Fourth, many MSMEs are not incorporated. Even if they are, the shareholders/managers often guarantee the company’s debts. Therefore, in practice, they are exposed to unlimited liability. Even though the empirical literature has evidenced the economic benefits associated with the adoption of a discharge of debts for honest but unfortunate entrepreneurs, many countries around the world—especially emerging economies—have not fully embraced this policy yet. The recent push for the adoption of a fresh start policy for individual entrepreneurs, especially as part of the reforms for MSMEs suggested by the World Bank, the International Monetary Fund and UNCITRAL, is expected to encourage more countries to adopt this reform. In fact, some jurisdictions traditionally reluctant to this policy, such as China, have recently adopted—so far, only in Shenzhen—a new personal insolvency regime facilitating a discharge of debts for individual entrepreneurs. It is expected that more countries will follow this trend in a post-pandemic world.
Finally, while not necessarily leading to permanent changes in insolvency law—at least so far—the COVID-19 crisis may encourage countries to rethink the desirability of various controversial rules existing in some jurisdictions, such as the imposition of strict directors’ duties in the zone of insolvency, the subordination of shareholder loans, the appointment of an external administrator replacing the directors in administration-style insolvency proceedings, and the lack of an attractive framework for debtor-in-possession (DIP) financing.
Countries modernizing their insolvency frameworks face several challenges. First, they need to make sure that, even if they improve the attractiveness of their restructuring frameworks, the insolvency system remains protective of the interests of the creditors. Otherwise, lenders may respond with an increase in the cost of debt, ultimately harming firms’ access to finance and the promotion of economic growth. Therefore, an insolvency reform initially seeking to support the real economy may end up doing more harm than good. Second, many countries (especially emerging economies) still need many reforms and educational efforts to improve their market and institutional environments. Third, even though the rise of new technologies is bringing many opportunities for the insolvency industry, it is also creating many challenges that will need to be addressed in the coming years.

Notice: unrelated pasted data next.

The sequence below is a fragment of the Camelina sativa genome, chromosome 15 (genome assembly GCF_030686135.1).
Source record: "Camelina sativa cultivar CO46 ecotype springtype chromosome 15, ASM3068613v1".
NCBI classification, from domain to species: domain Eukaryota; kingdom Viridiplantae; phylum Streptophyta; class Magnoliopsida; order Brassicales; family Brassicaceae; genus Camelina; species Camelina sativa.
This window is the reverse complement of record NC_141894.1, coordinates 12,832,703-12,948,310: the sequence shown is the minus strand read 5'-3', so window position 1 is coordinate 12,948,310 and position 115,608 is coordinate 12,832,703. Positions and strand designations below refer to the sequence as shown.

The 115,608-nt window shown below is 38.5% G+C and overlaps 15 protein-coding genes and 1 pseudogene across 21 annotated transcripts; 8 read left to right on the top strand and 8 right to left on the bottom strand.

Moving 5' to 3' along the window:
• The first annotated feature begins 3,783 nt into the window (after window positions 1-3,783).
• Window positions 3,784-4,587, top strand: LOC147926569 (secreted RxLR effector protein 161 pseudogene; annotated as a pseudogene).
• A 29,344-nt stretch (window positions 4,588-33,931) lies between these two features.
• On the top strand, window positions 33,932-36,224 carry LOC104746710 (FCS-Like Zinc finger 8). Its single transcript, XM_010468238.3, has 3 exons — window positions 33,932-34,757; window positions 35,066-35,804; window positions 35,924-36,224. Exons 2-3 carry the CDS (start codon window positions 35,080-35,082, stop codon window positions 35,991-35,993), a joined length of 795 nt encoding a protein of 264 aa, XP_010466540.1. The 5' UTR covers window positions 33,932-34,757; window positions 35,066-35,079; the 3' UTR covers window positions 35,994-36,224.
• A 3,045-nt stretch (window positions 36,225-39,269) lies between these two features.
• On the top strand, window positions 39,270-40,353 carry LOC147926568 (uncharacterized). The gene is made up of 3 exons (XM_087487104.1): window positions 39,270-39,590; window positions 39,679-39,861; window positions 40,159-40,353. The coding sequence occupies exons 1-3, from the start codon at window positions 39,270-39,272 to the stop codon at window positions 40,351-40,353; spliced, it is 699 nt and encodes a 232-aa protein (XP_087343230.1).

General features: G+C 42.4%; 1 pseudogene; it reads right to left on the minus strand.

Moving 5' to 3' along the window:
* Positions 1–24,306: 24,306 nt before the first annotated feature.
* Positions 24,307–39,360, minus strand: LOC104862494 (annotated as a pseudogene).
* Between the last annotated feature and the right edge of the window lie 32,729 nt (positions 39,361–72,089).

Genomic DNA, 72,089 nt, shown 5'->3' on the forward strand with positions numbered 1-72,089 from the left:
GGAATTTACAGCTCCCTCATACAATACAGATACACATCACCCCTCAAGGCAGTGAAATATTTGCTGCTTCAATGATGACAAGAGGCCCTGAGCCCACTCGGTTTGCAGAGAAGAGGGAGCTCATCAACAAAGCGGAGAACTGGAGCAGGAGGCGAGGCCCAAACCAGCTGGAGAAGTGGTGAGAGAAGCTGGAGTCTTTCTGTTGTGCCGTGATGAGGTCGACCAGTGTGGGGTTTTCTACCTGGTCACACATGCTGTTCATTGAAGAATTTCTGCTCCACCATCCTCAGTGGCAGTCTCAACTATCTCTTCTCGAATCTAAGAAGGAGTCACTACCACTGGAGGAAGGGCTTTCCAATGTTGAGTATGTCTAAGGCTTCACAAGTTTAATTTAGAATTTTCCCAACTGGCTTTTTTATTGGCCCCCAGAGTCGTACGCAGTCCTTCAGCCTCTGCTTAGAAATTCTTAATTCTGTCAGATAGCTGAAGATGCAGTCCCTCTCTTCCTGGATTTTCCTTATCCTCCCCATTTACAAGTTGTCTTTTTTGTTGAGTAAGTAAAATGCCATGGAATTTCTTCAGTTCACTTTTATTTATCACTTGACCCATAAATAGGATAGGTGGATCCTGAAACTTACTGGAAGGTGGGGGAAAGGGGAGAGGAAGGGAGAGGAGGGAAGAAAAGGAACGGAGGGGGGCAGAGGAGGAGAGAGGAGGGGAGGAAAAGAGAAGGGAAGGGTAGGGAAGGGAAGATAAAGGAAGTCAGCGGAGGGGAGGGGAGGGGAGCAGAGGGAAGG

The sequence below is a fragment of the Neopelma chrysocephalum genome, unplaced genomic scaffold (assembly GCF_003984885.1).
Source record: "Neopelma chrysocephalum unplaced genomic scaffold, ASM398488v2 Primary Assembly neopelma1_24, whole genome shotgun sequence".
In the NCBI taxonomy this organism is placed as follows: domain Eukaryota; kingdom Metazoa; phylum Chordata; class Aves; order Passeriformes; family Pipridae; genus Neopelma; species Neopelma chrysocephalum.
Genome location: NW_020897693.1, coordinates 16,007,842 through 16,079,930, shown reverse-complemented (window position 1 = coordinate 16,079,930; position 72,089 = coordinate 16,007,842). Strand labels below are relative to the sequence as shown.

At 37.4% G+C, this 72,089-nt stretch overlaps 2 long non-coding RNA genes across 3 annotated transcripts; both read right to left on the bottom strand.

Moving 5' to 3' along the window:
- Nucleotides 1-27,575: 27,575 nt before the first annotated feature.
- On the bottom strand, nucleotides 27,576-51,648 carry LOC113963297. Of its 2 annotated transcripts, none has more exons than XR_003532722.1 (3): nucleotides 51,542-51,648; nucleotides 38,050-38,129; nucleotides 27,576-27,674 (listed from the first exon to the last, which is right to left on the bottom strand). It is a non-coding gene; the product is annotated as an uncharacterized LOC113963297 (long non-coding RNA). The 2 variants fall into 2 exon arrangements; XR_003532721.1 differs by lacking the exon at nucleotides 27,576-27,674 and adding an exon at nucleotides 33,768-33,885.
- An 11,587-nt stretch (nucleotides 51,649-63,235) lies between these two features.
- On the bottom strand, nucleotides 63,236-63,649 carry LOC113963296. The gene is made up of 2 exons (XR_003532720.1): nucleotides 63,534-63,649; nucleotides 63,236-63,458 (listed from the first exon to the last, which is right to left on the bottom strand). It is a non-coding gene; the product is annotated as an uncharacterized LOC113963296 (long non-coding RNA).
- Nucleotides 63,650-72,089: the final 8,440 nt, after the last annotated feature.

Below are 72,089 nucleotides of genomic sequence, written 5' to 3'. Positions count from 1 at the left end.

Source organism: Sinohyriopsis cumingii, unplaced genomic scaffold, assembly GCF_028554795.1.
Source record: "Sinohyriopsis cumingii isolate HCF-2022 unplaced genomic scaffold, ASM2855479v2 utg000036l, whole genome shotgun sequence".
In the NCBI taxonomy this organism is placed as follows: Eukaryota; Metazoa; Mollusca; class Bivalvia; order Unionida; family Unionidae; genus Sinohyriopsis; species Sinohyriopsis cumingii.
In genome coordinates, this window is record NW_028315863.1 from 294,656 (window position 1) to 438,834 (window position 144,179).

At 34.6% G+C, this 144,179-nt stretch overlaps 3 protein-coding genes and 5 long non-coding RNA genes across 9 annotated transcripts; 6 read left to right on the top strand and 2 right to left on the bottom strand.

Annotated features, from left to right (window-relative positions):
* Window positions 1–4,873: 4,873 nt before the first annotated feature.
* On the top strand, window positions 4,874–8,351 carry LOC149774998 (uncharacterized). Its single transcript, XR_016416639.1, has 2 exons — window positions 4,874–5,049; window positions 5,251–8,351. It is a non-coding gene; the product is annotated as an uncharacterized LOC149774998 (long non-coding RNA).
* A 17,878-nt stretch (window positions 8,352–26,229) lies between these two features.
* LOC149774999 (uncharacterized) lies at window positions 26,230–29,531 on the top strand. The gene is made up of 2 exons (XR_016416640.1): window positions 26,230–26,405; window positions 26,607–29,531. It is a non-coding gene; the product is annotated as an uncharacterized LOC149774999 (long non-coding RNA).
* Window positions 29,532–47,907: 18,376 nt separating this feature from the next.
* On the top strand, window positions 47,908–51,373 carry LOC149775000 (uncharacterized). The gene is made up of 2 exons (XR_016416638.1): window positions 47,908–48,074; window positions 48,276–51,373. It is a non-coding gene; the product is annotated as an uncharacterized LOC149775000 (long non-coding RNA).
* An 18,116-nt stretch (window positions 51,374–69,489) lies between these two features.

Despite these challenges, however, it is expected that, due to the reforms and enriching policy discussions taking place in times of COVID-19, the attractiveness of many insolvency systems will be significantly improved in a post-pandemic world. Therefore, it seems that, at least in terms of insolvency and restructuring laws, the COVID-19 pandemic will help us emerge stronger.
Aurelio Gurrea-Martínez is an Assistant Professor of Law and Head of the Singapore Global Restructuring Initiative at the Singapore Management University Yong Pung How School of Law.